The Wall Street Journal recently ran an article focused on helping expatriates understand the tax forms they need to file with the IRS. Just reading through the list and its jumble of numbers and acronyms is enough to GYAH2DF (give you a headache to die from).
However, the article is indeed helpful, so let's sort through a bit of what overseas Americans should know in order to stave off an IRS investigation.
Before we dive into the numbers, letters and form names, we should mention that the author of the Journal article notes that "(m)any brave Americans overseas attempt to do their own tax returns," but the result is that they hear from the IRS about missing forms or incorrectly filed forms. Even if they pay a professional tax preparer, they may hear from the IRS about missing or incorrectly filed forms.
As a number of clients can attest, when the IRS mentions missing documents or incorrect data, it can too often be a prelude to an investigation or even criminal charges.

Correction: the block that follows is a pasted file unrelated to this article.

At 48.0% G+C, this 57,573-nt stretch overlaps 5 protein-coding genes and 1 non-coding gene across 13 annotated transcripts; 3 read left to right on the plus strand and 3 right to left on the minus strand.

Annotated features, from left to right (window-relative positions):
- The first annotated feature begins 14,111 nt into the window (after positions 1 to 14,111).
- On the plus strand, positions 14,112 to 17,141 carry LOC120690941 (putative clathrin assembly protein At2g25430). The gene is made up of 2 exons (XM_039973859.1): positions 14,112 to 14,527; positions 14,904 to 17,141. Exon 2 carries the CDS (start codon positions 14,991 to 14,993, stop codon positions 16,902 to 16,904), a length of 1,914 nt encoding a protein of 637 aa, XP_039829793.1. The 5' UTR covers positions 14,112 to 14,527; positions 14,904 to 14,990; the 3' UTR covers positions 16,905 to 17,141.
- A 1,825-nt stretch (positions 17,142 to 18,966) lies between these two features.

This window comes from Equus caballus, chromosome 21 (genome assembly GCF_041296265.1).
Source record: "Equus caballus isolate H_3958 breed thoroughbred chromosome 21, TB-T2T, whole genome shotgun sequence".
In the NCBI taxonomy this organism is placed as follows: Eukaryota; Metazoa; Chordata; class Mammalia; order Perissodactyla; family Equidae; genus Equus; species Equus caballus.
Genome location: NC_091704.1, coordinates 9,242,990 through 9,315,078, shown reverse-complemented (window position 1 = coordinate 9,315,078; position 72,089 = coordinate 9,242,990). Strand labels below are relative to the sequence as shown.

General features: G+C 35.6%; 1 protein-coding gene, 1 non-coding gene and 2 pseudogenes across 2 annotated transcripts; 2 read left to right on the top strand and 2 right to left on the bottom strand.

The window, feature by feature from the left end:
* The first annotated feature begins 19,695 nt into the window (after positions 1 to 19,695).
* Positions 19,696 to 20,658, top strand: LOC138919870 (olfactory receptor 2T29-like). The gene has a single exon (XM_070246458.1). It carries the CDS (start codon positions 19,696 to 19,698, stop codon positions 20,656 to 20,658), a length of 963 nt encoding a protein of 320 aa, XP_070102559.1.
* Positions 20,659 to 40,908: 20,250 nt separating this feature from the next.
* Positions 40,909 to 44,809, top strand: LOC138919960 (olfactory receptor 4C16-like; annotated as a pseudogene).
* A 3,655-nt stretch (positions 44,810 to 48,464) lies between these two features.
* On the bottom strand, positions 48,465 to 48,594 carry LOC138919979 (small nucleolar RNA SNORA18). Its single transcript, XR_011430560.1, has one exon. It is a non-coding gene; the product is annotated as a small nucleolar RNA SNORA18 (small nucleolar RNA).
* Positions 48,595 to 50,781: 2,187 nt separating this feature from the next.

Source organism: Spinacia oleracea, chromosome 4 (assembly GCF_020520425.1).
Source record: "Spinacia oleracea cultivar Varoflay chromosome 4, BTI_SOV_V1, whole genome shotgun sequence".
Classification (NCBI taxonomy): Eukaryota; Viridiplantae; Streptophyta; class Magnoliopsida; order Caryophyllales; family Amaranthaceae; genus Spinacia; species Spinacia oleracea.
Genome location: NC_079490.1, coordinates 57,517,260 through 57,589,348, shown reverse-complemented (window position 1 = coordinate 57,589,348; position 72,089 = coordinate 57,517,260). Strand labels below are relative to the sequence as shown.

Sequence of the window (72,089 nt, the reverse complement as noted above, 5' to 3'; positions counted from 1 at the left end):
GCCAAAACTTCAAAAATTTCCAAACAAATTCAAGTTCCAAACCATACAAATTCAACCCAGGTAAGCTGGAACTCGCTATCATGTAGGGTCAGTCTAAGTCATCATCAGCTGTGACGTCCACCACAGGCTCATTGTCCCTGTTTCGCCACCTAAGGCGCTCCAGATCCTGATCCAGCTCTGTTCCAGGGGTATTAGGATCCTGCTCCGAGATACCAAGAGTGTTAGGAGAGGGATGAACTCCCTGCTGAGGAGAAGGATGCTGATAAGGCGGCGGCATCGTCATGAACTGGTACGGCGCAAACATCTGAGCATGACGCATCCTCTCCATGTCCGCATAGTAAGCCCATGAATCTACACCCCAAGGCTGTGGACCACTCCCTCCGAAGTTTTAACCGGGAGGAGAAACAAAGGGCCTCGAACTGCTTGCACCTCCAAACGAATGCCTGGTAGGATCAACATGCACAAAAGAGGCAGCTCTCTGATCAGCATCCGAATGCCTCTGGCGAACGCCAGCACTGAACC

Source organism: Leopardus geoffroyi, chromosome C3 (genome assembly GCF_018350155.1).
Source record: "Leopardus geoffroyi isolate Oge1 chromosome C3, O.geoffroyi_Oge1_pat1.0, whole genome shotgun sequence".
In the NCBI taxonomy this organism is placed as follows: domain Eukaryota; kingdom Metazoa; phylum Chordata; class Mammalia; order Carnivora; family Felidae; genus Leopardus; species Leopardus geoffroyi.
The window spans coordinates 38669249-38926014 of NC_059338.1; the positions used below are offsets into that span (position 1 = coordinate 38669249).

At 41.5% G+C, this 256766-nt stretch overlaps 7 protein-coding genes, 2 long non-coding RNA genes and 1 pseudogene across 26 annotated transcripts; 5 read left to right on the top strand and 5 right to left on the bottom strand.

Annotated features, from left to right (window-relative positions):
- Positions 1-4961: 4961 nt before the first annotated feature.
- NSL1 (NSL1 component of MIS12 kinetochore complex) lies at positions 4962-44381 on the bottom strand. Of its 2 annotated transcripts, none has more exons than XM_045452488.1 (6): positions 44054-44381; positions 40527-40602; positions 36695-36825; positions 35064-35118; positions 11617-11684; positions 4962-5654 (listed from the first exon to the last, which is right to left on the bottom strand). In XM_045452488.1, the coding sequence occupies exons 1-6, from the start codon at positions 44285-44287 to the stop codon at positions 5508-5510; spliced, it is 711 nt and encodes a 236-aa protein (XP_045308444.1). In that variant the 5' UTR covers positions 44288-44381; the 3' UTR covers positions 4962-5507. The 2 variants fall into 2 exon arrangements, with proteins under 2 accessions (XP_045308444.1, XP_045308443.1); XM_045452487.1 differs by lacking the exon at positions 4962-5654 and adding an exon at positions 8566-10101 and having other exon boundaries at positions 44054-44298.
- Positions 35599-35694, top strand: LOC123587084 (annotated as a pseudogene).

So let's take a look at those overseas tax forms: Forms 2555 and 2555- EZ (for calculating Foreign Earned Income Exclusion); Form 1116 (the Foreign Tax Credit form); FBAR Form FinCEN 114 (independent of your tax form, it requires a separate filing if you have foreign financial accounts that exceed $10,000 in aggregate value); Form 8938 (aka the FATCA form, it's for reporting Specified Foreign Financial Assets and any income derived from them); and so on.
The forms, documentation, reports, filings and negotiations with the IRS can seem endless to people who find themselves in disputes involving overseas assets. We can help. We guide people through the IRS labyrinth, helping clients comply with all legal requirements. Please see our FATCA, FBAR and IRS Amnesty page for more information about the depth of experience and knowledge available to you from The Law Offices of Mark L. Horwitz, P.A.